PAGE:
The new Lower Merion High School building in 2013.Wikimedia Commons

After a judge ruled last month that Lower Merion must revoke its 4.4-percent tax hike for the 2016-17 school year, the school district decided to fight back.


At a school board meeting Monday, the board approved the appointment of an attorney with Drinker Biddle for $425 per hour to oversee the district's appeal against Montgomery County Common Pleas Judge Joseph Smyth's ruling.


But tensions are high at this Main Line school district, which recently has been shown to have had budget surpluses at the end of each year, despite its projected deficits.


"Fuzzy math," Smyth called it last month, when he ordered the tax revocation.


But the district has defended the hike, saying that "unprecedented growth" in enrollment over the past few years has created a need for the surplus, which will contribute to pensions and new buildings. District members have said there has been a 40-percent enrollment increase over the last two decades.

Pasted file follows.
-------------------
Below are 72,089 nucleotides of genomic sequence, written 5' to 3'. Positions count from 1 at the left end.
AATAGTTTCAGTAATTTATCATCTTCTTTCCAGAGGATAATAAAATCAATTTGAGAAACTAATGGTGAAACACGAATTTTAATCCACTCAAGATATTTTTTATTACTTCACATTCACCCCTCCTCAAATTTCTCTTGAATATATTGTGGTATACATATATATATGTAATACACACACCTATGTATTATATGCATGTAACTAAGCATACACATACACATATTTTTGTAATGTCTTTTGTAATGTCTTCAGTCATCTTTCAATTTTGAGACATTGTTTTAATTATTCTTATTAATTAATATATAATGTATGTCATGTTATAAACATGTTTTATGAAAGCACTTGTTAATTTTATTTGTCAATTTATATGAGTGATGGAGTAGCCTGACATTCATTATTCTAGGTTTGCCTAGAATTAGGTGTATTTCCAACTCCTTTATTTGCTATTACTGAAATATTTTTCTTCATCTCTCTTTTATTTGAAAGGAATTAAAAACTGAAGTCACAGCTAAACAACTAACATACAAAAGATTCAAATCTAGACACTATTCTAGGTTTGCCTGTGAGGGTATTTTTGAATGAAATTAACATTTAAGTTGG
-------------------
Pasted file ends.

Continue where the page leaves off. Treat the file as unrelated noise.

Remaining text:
But according to the Philadelphia Inquirer, the district has continued to predict large budget deficits year after year, while raking in cash by the summer:

  • In 2009-10, the district predicted a $4.7 million deficit, but saw a $9.5 million surplus at the end of the year.
  • In 2011-12, it foresaw a $5.1 million deficit, but ended with a $15.5 million surplus.

Smyth said the district's anticipated $9.3 million deficit for 2016-17 would require less than a 2.4 percent tax increase.

According to the township business manager Victor Orlando, the district has raised taxes by more than 53 percent since 2006. In 2009 and 2010, it also built two new high school buildings, a project totaling $200 million.